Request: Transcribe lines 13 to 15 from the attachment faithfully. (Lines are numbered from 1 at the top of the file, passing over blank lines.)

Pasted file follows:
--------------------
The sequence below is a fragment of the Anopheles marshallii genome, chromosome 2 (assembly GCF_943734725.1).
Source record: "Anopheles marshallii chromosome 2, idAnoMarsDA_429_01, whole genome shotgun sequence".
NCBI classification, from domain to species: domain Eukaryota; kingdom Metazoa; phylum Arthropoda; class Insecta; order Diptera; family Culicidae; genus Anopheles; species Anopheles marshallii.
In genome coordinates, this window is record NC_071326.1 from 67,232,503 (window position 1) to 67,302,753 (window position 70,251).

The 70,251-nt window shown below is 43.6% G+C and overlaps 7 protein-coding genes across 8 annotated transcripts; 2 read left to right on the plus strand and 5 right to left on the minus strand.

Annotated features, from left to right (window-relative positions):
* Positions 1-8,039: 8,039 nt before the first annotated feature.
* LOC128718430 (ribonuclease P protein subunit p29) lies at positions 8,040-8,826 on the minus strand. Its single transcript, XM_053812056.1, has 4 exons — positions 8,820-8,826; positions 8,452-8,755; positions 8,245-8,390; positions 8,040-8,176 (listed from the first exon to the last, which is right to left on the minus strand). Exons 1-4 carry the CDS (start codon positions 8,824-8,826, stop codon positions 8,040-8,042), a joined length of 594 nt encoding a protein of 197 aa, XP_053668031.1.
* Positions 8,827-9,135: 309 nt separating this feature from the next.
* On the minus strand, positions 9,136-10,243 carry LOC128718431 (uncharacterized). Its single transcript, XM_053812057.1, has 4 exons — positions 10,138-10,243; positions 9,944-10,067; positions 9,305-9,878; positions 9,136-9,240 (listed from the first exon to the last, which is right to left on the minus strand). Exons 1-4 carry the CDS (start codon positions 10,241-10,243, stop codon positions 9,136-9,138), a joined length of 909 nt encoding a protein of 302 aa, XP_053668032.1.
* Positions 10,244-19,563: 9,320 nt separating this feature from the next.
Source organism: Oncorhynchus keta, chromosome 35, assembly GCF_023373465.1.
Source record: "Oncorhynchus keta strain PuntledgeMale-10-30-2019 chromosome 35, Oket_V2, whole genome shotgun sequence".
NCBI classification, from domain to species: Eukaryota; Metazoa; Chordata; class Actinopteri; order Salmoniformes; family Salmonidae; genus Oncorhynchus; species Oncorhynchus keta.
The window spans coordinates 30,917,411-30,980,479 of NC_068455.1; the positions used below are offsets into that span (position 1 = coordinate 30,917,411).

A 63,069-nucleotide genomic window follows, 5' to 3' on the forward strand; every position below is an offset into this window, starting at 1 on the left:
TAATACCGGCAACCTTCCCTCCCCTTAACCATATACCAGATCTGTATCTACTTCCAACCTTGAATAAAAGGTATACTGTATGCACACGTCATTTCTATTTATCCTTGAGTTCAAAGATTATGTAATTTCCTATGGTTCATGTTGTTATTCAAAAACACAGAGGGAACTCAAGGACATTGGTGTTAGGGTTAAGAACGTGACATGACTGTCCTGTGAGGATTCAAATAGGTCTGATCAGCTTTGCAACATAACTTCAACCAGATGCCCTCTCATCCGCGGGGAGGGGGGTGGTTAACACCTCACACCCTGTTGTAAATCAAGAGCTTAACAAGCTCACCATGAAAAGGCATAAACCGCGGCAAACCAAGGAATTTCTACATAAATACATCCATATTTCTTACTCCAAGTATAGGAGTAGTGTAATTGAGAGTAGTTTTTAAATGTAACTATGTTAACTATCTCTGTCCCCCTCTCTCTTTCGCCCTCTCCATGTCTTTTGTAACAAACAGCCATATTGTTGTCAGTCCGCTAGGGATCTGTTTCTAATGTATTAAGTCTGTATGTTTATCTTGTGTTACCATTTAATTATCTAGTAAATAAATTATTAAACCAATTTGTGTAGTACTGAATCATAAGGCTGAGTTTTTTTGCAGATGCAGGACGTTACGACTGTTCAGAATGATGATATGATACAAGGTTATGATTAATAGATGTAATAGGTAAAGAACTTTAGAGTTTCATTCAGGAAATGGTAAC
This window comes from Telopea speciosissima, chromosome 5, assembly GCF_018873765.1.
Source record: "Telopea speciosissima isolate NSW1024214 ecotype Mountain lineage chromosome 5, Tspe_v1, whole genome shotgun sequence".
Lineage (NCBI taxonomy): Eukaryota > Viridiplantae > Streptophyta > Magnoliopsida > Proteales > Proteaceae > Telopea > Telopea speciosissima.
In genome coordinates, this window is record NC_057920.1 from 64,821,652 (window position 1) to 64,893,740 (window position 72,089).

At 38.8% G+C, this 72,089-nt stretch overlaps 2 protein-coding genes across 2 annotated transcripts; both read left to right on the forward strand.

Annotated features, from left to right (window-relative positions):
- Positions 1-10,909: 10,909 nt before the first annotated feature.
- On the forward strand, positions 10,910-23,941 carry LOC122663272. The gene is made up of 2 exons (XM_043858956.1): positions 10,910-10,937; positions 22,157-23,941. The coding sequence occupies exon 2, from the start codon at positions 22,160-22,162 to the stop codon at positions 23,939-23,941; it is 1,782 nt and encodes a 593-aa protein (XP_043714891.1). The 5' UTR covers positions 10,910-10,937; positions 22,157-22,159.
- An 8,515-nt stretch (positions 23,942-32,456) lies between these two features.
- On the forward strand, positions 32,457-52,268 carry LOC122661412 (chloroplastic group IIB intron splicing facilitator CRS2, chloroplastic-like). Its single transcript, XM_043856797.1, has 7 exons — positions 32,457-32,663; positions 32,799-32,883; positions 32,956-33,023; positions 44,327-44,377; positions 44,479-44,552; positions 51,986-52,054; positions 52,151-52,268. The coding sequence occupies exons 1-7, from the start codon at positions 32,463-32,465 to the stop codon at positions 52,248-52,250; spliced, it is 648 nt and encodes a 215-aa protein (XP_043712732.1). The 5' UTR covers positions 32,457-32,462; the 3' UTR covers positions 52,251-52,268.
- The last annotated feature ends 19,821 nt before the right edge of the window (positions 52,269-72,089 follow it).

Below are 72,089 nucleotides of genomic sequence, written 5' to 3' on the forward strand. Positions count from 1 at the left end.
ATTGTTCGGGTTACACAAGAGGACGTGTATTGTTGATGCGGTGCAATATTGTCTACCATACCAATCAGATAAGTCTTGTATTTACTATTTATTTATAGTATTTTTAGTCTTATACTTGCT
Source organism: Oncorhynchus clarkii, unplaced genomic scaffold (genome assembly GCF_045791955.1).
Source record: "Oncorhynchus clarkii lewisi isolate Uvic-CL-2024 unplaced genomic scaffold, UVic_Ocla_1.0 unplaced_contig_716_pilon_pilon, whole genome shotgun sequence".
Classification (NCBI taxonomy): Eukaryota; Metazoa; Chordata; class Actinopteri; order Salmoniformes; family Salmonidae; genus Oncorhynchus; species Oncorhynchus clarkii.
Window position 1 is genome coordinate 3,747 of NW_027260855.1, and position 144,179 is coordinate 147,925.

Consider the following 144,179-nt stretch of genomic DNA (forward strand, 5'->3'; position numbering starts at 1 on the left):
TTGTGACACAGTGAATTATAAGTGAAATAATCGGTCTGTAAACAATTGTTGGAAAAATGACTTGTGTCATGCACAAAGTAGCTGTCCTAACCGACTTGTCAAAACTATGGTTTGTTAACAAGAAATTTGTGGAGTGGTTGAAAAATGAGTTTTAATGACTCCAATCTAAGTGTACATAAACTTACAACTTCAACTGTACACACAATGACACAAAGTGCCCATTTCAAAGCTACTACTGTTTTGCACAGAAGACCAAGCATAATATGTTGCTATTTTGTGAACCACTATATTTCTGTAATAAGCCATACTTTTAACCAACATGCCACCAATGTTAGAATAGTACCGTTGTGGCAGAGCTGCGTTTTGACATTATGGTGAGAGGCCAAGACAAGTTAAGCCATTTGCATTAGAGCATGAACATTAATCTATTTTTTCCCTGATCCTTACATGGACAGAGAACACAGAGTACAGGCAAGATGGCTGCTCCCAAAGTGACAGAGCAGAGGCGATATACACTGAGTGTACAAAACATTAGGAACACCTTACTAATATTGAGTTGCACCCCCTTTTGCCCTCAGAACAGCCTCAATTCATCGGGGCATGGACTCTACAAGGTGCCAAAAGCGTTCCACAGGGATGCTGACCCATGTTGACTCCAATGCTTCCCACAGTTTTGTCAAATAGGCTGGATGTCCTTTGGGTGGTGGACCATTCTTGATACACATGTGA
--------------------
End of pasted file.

Source record: "Oncorhynchus keta strain PuntledgeMale-10-30-2019 chromosome 35, Oket_V2, whole genome shotgun sequence".
NCBI classification, from domain to species: Eukaryota; Metazoa; Chordata; class Actinopteri; order Salmoniformes; family Salmonidae; genus Oncorhynchus; species Oncorhynchus keta.
The window spans coordinates 30,917,411-30,980,479 of NC_068455.1; the positions used below are offsets into that span (position 1 = coordinate 30,917,411).